Brazil’s Bolsonaro and Lula spar in first debate of runoff campaign

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BRASILIA  (Reuters) – Right-wing Brazilian President Jair Bolsonaro and leftist former President Luiz Inacio Lula da Silva attacked each others’ records in office on Sunday in the first debate of the second round of Brazil’s election.

Reflecting a fiercely polarized race that has been largely devoid of policy debates, the two candidates fell back often on personal attacks during two hours of debate on TV Bandeirantes.

Lula said half of the 680,000 deaths caused by the COVID-19 pandemic in Brazil could have been avoided if not for delays in the purchase of vaccines by the government of Bolsonaro, who minimized the gravity of the virus and pushed unproven cures.

Bolsonaro later took the offensive and blasted Lula for corruption scandals during the 14 years that his Workers Party governed Brazil. A huge graft probe arrested dozens of business leaders and politicians, including Lula, who spent time in jail on a bribery conviction that was later overturned by Brazil’s Supreme Court.

Lula won 48% of the votes in the first round of the election on Oct. 2 against 43% for Bolsonaro, whose unexpectedly strong performance set the stage for a competitive runoff on Oct 30.

In a heated campaign to win swing votes, both candidates have ramped up their rhetoric, and delivered bruising personal attacks in TV ads.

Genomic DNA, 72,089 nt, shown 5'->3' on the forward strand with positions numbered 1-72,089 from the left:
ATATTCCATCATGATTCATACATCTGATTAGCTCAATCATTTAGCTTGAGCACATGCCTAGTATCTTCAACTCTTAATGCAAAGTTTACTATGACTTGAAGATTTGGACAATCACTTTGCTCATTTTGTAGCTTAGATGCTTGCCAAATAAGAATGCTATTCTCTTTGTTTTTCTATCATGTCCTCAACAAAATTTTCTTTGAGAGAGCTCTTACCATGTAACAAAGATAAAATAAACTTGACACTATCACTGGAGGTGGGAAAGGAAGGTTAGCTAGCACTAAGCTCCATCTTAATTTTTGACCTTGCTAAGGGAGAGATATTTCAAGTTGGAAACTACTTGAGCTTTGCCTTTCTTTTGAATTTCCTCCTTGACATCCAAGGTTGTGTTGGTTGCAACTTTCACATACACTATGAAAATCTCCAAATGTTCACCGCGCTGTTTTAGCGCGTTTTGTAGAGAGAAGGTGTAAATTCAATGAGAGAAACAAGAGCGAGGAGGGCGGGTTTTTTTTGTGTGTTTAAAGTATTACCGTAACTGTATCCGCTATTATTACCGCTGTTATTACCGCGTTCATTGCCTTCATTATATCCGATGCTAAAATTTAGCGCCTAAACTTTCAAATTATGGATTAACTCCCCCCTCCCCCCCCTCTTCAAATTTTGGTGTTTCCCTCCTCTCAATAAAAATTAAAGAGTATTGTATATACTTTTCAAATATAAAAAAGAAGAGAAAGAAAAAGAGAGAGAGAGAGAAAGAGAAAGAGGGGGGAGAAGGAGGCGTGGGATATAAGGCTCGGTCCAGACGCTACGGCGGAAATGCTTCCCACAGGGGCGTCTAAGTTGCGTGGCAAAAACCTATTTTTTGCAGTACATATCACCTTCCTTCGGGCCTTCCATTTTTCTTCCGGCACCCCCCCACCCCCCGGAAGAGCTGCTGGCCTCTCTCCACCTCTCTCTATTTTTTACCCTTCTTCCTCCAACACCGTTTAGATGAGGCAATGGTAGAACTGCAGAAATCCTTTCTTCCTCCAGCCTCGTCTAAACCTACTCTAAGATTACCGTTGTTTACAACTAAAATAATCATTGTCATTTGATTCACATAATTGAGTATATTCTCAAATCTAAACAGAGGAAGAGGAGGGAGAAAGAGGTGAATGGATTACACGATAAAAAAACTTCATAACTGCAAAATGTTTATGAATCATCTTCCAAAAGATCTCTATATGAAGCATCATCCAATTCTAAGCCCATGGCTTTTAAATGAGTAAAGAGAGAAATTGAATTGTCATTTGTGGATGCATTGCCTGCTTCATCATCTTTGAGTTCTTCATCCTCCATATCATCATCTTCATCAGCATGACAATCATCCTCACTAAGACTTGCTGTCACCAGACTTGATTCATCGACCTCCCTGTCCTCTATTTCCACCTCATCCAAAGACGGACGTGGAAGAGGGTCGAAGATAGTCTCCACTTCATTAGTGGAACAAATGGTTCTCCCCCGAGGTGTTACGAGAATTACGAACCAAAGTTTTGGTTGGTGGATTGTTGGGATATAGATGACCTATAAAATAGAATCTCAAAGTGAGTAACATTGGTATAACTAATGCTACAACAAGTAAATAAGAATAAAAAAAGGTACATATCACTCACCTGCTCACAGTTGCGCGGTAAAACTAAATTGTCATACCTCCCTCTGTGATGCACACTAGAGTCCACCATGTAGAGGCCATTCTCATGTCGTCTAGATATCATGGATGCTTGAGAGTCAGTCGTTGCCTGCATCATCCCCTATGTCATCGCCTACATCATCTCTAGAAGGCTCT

Bolsonaro’s campaign was counting on Sunday’s debate to help close the gap with Lula, who still has a lead of roughly 5 percentage points, based on surveys by pollster Datafolha.

Neither candidate detailed in the debate how they would raise the money to extend a more generous welfare program, which both have promised to do without breaking federal budget rules.

(Reporting by Anthony Boadle; Editing by Simon Cameron-Moore)

Former progressive President Luiz Inacio Lula da Silva (L) and ultra-rightist Jair Bolsonaro (R) participate in the first presidential debate ahead of the second round of the presidential elections in Brazil, at the Bandeirantes television headquarters, in Sao Paulo, Brazil, 16 October 2022. EPA-EFE/Sebastiao Moreira

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